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Will the NHS Commissioning Board liberate or shackle CCGs?

Clinical commissioners were promised the headquarters of the NHS would be in the ‘consulting room and clinic' in the 2010 NHS white paper. Two years on, and the latest document on the NHS Commissioning Board puts a very big question mark over this original declaration. Published last month, Design of the NHS Commissioning Board does little to persuade CCGs that the centre will loosen its hold.

The language of the document has already raised the hackles of some GP commissioners. It describes the board's role as to develop ‘commissioning strategies, processes and best practices' that will put into action its ‘overarching' strategy for improving outcomes. And a read through the small print of this new structure casts further doubt on how ‘lean' and hands-off the board will be in practice.

Staff numbers

While the headcount for the board will be just 3,500, instead of the 8,000 currently doing comparable functions, some £13.5m of services including payroll, legal advice and procurement support will be outsourced as the board ‘models the change it expects to see in CCGs'. So while the headcount has gone down, so have the functions being done in house.

Drilling down to the structure of the board, it seems there will be 2,500 staff for the 50 local offices – covering the same areas as current PCT clusters – with around 50 at each. Four ‘sectors' – based on the areas now covered by the SHA clusters – will employ some 200 staff. These 200 structure staff, combined with an additional ‘800 at the centre', mean there will still be over 1,000 staff at Richmond House in London or Quarry House in Leeds – almost a third of the the organisation's overall headcount. These employees will form part of a substantial hierarchy placed over the heads of CCG chairs. ‘There should be no more than five layers of management in each directorate', the recommendations say.

From the GP perspective, five layers is already quite a lot, but two of the directorates – performance and operations – will have an additional layer. Add in the chief executive, and you have up to seven layers of bureaucracy above every GP commissioning chair.

Dr Mike Dixon, chair of the NHS Alliance, describes all this as ‘frightening': ‘It just feels wrong. Very top-heavy and top-down. Judging by this, the HQ of the NHS won't be at the front line.'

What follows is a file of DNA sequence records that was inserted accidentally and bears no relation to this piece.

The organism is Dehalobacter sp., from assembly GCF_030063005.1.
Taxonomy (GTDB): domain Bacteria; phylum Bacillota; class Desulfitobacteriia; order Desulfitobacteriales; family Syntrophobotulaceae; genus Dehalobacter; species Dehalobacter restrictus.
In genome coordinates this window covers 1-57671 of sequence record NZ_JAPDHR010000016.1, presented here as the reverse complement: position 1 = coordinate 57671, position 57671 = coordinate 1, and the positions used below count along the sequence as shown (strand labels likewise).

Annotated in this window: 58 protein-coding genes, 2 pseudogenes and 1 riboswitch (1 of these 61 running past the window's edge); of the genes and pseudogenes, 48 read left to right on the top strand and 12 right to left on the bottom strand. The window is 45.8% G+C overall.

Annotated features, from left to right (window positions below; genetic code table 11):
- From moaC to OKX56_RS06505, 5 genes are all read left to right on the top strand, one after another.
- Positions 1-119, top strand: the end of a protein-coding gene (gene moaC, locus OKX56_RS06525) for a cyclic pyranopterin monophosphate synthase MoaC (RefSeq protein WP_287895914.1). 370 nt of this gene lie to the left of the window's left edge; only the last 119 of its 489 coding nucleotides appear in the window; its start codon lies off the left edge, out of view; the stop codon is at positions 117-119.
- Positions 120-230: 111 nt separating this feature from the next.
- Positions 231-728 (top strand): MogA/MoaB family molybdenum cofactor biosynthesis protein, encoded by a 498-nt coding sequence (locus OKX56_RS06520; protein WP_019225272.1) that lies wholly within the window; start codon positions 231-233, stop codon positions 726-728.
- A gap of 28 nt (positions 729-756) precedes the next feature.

Board-watchers feel the plans fail to resolve the inevitable tension in attempting to retain a national perspective while devolving power to the front line.

Dr Nigel Watson, chief executive of Wessex LMCs and a member of the Department of Health's GP commissioning strategy group, says the question of how the central board can engage at the local level is the key one: ‘If it's all about central control, it won't work.'

GP representation

But judging from the first meeting of the NHS Commissioning Board in December, the instinct to control from the centre is alive and well. Among its first decisions was a plan to adopt NHS corporate livery wholesale, right down to the same colours and typeface.

Little has changed so far in terms of faces. While the board chair Professor Malcolm Grant, a barrister and former provost of University College London, is an NHS newcomer, chief executive Sir David Nicholson and medical director Professor Sir Bruce Keogh have simply been transplanted from Richmond House. The interim finance director is on secondment from NHS West Midlands, a chief nursing officer post is currently being advertised and the other six members of the senior team – chief operating officer, chief of staff and national directors for commissioning development, improvement and transformation, patient and public engagement,  and insight and informatics – will be in place by the end of the month. But there are no GPs so far – and, realistically, few posts for them to apply for.

This is a big mistake, according to Professor Nick Bosanquet, professor of health policy at Imperial College London and chair of Volterra health consultancy. He says unlike with previous manifestations of the NHS, GP input at the highest level is now absolutely crucial: ‘The board will need a very strong voice from primary care to ensure it develops the full potential of commissioning that it's supposed to be about.'

Natasha Curry, senior fellow in health policy at the Nuffield Trust, sees the new NHS as something GPs do have some control over – but that they need to grab while they can: ‘CCGs are going to have to move quickly if they want to balance out the board.'

Alisdair Stirling is a freelance journalist